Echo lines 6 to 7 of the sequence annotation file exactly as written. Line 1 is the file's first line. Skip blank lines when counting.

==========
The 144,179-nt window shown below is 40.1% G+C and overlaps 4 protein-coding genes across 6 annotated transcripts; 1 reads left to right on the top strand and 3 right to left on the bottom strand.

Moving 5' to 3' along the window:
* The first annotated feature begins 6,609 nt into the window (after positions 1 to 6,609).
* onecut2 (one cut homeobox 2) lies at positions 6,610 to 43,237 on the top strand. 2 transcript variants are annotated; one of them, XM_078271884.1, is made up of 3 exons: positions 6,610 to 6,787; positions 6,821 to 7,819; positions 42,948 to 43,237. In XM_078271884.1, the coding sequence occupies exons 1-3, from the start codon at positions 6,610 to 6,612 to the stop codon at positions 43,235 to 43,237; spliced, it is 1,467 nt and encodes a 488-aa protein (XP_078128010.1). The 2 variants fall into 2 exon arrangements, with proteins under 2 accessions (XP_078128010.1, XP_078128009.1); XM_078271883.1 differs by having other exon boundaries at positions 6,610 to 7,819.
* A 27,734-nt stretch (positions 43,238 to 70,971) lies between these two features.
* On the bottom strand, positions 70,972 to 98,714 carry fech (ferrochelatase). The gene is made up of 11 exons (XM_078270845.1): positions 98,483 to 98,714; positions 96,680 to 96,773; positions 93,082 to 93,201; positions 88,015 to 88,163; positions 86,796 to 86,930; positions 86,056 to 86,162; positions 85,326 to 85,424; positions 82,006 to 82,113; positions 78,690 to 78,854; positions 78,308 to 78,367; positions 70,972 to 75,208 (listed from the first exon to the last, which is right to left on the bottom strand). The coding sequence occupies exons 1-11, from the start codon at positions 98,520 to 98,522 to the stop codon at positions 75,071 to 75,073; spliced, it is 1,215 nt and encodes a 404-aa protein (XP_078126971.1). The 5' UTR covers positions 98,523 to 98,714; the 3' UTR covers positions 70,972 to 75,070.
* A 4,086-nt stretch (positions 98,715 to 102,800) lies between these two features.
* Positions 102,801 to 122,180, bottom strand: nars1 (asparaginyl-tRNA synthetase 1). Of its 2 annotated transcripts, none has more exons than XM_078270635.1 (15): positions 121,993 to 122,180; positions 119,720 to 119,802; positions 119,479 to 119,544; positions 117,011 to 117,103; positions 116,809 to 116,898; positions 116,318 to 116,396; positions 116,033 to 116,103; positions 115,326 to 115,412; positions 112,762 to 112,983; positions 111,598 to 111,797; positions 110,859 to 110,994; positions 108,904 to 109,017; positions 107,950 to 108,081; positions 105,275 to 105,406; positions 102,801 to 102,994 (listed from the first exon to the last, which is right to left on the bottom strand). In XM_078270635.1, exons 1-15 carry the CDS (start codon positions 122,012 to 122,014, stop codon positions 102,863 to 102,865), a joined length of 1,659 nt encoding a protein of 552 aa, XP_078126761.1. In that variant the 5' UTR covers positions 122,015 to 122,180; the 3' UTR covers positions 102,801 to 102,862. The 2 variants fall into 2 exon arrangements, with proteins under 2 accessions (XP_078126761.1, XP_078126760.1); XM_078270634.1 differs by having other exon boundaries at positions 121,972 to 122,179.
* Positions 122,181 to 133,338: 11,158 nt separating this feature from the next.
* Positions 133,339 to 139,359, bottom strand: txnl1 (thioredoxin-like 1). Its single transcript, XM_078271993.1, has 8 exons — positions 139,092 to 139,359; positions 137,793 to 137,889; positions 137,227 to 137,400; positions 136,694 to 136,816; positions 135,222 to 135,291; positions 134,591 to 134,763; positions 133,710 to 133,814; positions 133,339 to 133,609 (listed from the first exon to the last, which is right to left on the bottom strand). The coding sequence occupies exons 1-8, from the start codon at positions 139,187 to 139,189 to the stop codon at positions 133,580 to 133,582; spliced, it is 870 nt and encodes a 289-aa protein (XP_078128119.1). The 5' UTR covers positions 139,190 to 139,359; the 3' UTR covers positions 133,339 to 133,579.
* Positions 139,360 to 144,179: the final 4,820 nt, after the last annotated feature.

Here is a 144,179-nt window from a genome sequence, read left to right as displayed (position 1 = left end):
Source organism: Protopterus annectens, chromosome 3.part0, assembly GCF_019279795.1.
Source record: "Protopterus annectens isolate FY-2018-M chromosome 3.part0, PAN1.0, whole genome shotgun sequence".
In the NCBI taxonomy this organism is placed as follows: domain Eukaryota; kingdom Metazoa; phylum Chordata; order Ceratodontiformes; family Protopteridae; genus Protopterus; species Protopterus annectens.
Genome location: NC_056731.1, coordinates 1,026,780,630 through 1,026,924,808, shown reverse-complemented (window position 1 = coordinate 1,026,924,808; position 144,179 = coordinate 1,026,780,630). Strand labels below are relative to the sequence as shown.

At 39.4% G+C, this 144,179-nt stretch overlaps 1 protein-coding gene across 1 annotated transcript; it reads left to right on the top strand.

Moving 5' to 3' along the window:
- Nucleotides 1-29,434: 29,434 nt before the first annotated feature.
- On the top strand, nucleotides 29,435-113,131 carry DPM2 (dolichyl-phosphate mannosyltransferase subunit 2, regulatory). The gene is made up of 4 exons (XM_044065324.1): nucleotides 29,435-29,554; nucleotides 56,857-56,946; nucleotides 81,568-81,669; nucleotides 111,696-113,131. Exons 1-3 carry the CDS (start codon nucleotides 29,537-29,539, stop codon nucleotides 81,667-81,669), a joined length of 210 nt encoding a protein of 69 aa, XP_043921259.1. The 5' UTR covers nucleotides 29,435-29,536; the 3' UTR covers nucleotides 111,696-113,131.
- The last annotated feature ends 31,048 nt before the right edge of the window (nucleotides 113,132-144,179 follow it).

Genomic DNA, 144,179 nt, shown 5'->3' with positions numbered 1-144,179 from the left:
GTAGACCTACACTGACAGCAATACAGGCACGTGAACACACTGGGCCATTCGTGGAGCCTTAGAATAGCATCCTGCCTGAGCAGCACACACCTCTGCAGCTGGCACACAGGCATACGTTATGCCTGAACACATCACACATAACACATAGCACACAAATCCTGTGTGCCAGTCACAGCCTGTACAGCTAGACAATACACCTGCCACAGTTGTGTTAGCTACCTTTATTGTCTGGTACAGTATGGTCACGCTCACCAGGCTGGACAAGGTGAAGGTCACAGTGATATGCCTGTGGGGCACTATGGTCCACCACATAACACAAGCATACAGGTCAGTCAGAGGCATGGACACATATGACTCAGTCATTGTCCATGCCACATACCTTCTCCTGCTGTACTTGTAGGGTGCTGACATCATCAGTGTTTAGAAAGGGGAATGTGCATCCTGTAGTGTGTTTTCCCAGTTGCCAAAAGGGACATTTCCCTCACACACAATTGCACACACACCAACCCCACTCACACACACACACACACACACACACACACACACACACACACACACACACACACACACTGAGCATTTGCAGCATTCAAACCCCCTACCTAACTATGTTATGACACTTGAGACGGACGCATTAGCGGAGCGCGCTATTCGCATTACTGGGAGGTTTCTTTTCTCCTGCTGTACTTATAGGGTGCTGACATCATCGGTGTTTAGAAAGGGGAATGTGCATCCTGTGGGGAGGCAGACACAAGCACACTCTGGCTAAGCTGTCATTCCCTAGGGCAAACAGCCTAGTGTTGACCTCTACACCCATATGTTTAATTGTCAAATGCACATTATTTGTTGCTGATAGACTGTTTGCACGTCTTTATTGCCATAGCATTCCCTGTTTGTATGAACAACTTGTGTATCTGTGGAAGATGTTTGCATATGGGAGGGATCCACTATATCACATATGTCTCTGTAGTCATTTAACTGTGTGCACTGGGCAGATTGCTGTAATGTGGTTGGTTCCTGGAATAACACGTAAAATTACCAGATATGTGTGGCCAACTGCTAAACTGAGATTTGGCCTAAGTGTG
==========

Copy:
* On the bottom strand, positions 70,972 to 98,714 carry fech (ferrochelatase). The gene is made up of 11 exons (XM_078270845.1): positions 98,483 to 98,714; positions 96,680 to 96,773; positions 93,082 to 93,201; positions 88,015 to 88,163; positions 86,796 to 86,930; positions 86,056 to 86,162; positions 85,326 to 85,424; positions 82,006 to 82,113; positions 78,690 to 78,854; positions 78,308 to 78,367; positions 70,972 to 75,208 (listed from the first exon to the last, which is right to left on the bottom strand). The coding sequence occupies exons 1-11, from the start codon at positions 98,520 to 98,522 to the stop codon at positions 75,071 to 75,073; spliced, it is 1,215 nt and encodes a 404-aa protein (XP_078126971.1). The 5' UTR covers positions 98,523 to 98,714; the 3' UTR covers positions 70,972 to 75,070.
* A 4,086-nt stretch (positions 98,715 to 102,800) lies between these two features.